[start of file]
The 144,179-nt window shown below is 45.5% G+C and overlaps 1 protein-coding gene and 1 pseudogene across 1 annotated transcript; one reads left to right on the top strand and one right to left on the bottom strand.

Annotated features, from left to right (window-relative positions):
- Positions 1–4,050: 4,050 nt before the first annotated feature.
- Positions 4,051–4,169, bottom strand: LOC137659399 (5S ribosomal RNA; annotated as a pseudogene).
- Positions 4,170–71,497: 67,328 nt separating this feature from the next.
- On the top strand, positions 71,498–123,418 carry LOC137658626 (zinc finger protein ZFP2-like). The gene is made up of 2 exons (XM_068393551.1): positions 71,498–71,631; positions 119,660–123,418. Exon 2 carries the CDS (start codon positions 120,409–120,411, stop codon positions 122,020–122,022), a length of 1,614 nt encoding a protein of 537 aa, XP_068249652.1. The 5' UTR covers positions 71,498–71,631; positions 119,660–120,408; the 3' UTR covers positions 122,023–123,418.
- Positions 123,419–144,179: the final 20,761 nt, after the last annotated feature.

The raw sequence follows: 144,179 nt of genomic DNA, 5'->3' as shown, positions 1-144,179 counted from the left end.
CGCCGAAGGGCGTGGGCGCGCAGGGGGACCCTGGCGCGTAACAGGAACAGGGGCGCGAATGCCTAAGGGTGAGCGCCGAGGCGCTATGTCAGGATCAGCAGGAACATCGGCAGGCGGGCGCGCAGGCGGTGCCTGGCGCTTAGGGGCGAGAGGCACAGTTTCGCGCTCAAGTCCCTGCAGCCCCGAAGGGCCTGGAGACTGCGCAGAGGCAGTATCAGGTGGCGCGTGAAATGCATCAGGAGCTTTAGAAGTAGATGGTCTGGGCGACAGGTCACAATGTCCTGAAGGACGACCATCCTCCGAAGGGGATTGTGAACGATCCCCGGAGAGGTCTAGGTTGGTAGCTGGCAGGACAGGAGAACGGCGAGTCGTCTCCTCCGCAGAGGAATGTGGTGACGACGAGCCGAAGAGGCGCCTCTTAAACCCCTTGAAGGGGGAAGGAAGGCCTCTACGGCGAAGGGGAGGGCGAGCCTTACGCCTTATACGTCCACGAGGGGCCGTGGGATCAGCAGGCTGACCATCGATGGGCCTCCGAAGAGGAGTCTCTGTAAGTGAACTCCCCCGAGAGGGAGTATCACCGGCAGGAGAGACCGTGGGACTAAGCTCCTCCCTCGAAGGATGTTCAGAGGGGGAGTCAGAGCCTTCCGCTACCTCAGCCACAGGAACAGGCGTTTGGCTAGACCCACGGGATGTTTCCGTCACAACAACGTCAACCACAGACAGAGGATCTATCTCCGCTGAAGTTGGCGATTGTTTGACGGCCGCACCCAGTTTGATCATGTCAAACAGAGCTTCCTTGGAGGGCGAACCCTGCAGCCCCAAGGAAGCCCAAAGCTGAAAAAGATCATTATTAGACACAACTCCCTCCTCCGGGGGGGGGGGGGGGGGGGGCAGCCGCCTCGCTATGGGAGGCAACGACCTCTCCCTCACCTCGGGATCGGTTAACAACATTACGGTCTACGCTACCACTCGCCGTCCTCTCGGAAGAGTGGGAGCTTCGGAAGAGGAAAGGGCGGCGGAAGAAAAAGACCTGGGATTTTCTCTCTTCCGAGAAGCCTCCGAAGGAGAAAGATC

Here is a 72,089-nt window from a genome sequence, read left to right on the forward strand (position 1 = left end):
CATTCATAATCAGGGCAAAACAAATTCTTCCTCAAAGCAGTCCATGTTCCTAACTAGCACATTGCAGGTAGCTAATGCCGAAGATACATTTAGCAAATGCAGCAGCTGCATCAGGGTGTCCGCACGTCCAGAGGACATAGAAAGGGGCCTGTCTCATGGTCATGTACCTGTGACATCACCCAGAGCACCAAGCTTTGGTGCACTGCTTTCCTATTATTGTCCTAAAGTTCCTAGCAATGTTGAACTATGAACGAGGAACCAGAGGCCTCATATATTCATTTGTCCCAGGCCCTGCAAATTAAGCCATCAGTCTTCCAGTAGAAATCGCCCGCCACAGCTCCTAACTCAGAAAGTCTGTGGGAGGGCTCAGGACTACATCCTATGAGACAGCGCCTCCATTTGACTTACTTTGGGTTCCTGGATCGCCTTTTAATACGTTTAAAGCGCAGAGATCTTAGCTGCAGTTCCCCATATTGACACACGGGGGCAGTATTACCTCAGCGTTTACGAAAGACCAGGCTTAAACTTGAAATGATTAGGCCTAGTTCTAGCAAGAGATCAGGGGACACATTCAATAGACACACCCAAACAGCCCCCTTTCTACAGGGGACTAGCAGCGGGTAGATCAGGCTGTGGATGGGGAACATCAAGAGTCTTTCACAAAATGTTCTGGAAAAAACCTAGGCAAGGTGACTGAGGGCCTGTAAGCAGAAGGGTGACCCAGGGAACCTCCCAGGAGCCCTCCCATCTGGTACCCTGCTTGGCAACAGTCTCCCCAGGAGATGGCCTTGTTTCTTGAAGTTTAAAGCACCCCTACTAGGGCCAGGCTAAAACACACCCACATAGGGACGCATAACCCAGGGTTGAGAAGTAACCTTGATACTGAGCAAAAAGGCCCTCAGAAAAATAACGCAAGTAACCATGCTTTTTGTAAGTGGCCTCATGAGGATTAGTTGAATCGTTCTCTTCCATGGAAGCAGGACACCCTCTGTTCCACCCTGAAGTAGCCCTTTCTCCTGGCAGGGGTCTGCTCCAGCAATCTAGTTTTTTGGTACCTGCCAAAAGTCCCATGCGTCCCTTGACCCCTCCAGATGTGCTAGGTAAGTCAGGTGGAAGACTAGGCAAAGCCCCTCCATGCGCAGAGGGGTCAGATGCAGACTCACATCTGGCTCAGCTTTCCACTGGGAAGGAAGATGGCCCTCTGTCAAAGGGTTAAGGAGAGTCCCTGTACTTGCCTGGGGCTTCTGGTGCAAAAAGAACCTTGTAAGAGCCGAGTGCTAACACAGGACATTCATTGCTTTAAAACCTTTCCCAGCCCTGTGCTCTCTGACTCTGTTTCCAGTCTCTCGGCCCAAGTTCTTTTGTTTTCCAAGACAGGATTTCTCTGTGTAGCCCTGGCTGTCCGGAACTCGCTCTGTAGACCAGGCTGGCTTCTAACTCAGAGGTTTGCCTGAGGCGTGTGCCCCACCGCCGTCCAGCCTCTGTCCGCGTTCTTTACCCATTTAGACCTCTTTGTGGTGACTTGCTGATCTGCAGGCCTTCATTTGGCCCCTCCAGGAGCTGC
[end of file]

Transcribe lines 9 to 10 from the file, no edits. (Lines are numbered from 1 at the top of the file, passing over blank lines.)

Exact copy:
CGCCGAAGGGCGTGGGCGCGCAGGGGGACCCTGGCGCGTAACAGGAACAGGGGCGCGAATGCCTAAGGGTGAGCGCCGAGGCGCTATGTCAGGATCAGCAGGAACATCGGCAGGCGGGCGCGCAGGCGGTGCCTGGCGCTTAGGGGCGAGAGGCACAGTTTCGCGCTCAAGTCCCTGCAGCCCCGAAGGGCCTGGAGACTGCGCAGAGGCAGTATCAGGTGGCGCGTGAAATGCATCAGGAGCTTTAGAAGTAGATGGTCTGGGCGACAGGTCACAATGTCCTGAAGGACGACCATCCTCCGAAGGGGATTGTGAACGATCCCCGGAGAGGTCTAGGTTGGTAGCTGGCAGGACAGGAGAACGGCGAGTCGTCTCCTCCGCAGAGGAATGTGGTGACGACGAGCCGAAGAGGCGCCTCTTAAACCCCTTGAAGGGGGAAGGAAGGCCTCTACGGCGAAGGGGAGGGCGAGCCTTACGCCTTATACGTCCACGAGGGGCCGTGGGATCAGCAGGCTGACCATCGATGGGCCTCCGAAGAGGAGTCTCTGTAAGTGAACTCCCCCGAGAGGGAGTATCACCGGCAGGAGAGACCGTGGGACTAAGCTCCTCCCTCGAAGGATGTTCAGAGGGGGAGTCAGAGCCTTCCGCTACCTCAGCCACAGGAACAGGCGTTTGGCTAGACCCACGGGATGTTTCCGTCACAACAACGTCAACCACAGACAGAGGATCTATCTCCGCTGAAGTTGGCGATTGTTTGACGGCCGCACCCAGTTTGATCATGTCAAACAGAGCTTCCTTGGAGGGCGAACCCTGCAGCCCCAAGGAAGCCCAAAGCTGAAAAAGATCATTATTAGACACAACTCCCTCCTCCGGGGGGGGGGGGGGGGGGGGCAGCCGCCTCGCTATGGGAGGCAACGACCTCTCCCTCACCTCGGGATCGGTTAACAACATTACGGTCTACGCTACCACTCGCCGTCCTCTCGGAAGAGTGGGAGCTTCGGAAGAGGAAAGGGCGGCGGAAGAAAAAGACCTGGGATTTTCTCTCTTCCGAGAAGCCTCCGAAGGAGAAAGATC

Here is a 72,089-nt window from a genome sequence, read left to right on the forward strand (position 1 = left end):